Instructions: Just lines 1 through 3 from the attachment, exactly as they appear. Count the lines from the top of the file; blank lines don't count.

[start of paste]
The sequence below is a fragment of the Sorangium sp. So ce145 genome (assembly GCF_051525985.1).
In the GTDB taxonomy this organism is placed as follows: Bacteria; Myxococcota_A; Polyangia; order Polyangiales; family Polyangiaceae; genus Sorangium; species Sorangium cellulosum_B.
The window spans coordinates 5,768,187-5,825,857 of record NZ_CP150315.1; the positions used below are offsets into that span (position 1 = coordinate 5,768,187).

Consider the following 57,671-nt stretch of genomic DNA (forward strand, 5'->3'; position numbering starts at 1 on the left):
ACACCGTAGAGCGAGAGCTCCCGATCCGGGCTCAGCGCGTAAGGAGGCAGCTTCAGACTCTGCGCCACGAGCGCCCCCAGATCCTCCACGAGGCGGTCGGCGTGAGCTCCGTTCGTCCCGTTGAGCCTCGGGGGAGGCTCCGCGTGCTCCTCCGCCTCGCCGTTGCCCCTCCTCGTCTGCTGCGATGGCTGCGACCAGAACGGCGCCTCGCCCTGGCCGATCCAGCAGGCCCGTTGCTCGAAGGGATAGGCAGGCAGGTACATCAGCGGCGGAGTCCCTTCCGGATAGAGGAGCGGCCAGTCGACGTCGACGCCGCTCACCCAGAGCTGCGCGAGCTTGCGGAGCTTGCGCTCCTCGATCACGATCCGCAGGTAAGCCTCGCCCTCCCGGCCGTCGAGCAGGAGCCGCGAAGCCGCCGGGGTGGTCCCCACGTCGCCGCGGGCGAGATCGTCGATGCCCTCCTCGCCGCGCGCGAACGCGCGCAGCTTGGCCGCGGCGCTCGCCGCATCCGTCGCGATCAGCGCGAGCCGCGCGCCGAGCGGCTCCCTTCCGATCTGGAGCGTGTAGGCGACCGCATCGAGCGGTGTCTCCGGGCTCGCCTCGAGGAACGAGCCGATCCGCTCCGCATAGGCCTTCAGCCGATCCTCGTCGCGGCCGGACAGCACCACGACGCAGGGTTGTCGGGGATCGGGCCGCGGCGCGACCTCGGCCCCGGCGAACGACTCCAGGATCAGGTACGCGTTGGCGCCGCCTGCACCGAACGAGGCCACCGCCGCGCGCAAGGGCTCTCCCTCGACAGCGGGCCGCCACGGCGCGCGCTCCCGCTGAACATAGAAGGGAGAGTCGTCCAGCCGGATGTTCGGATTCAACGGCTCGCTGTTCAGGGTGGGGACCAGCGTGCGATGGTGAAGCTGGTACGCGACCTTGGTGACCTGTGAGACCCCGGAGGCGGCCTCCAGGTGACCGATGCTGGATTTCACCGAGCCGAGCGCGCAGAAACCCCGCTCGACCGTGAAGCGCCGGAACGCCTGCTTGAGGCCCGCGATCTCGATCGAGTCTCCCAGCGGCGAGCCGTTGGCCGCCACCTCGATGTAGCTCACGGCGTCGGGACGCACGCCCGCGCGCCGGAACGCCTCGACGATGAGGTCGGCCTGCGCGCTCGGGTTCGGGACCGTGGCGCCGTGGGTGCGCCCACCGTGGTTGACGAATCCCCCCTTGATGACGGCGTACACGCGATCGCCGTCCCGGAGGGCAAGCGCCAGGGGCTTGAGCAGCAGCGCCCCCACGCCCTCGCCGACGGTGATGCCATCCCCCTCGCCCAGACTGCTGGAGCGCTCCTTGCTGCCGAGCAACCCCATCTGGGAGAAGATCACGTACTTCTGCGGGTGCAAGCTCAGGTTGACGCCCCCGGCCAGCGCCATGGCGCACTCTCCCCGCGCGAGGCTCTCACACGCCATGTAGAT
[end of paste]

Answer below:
The sequence below is a fragment of the Sorangium sp. So ce145 genome (assembly GCF_051525985.1).
In the GTDB taxonomy this organism is placed as follows: Bacteria; Myxococcota_A; Polyangia; order Polyangiales; family Polyangiaceae; genus Sorangium; species Sorangium cellulosum_B.
The window spans coordinates 5,768,187-5,825,857 of record NZ_CP150315.1; the positions used below are offsets into that span (position 1 = coordinate 5,768,187).